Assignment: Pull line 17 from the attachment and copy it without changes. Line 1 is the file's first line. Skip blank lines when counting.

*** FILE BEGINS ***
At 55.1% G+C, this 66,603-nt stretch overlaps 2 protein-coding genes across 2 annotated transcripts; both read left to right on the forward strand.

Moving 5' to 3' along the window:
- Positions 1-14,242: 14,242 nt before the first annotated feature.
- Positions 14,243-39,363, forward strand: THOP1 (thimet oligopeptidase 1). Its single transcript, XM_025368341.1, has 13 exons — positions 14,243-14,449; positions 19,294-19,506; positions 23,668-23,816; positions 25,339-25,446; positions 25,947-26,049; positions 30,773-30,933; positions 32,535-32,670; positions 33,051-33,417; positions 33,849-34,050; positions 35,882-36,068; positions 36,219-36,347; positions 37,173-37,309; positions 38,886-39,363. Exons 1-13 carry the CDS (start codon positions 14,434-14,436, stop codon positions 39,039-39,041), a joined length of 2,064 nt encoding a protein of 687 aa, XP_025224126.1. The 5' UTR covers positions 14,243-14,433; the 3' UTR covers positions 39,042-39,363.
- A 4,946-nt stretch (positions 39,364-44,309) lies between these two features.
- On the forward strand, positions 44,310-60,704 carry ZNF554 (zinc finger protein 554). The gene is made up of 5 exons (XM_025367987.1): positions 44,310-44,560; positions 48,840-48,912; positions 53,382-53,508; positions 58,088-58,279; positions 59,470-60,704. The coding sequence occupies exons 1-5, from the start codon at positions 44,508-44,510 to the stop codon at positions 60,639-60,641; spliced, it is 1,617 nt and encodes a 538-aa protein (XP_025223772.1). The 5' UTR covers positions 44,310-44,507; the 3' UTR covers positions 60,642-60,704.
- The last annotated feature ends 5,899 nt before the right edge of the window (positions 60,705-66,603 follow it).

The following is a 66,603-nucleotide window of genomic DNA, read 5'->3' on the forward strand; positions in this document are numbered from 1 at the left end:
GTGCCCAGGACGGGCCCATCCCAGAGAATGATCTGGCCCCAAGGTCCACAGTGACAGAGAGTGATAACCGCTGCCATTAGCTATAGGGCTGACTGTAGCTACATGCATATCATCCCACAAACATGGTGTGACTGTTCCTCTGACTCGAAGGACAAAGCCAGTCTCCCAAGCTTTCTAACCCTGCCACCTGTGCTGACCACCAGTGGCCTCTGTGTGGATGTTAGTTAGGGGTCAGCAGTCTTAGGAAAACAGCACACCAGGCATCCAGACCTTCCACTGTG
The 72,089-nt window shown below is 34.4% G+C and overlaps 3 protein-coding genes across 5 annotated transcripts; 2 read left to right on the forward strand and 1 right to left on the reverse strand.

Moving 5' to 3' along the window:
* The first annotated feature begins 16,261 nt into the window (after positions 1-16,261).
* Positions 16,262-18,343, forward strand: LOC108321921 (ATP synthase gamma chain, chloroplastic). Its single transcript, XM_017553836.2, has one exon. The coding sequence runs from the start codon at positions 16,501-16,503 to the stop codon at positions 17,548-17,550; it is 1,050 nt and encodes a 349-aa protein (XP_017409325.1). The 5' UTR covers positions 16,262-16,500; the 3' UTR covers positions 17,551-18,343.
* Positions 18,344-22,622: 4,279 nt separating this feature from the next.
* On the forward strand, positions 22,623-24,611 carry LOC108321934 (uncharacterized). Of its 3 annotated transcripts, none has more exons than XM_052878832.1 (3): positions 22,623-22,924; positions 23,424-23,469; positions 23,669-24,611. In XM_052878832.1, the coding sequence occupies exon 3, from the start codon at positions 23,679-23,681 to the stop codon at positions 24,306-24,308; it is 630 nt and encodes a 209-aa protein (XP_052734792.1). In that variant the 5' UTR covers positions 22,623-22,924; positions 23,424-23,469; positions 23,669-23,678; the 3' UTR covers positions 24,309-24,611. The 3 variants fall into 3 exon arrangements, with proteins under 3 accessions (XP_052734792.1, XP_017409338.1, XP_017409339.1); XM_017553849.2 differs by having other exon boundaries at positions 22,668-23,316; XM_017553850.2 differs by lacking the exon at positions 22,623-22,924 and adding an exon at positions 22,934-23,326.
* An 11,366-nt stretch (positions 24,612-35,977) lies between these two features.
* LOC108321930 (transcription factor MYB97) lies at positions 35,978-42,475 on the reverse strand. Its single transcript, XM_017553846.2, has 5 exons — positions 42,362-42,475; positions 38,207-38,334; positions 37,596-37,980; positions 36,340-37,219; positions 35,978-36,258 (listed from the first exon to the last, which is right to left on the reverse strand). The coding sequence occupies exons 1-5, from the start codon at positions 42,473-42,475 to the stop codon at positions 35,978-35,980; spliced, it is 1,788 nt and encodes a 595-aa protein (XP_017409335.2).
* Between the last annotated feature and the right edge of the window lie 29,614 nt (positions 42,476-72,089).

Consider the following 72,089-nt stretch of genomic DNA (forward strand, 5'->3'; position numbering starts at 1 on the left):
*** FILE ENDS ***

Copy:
* LOC108321930 (transcription factor MYB97) lies at positions 35,978-42,475 on the reverse strand. Its single transcript, XM_017553846.2, has 5 exons — positions 42,362-42,475; positions 38,207-38,334; positions 37,596-37,980; positions 36,340-37,219; positions 35,978-36,258 (listed from the first exon to the last, which is right to left on the reverse strand). The coding sequence occupies exons 1-5, from the start codon at positions 42,473-42,475 to the stop codon at positions 35,978-35,980; spliced, it is 1,788 nt and encodes a 595-aa protein (XP_017409335.2).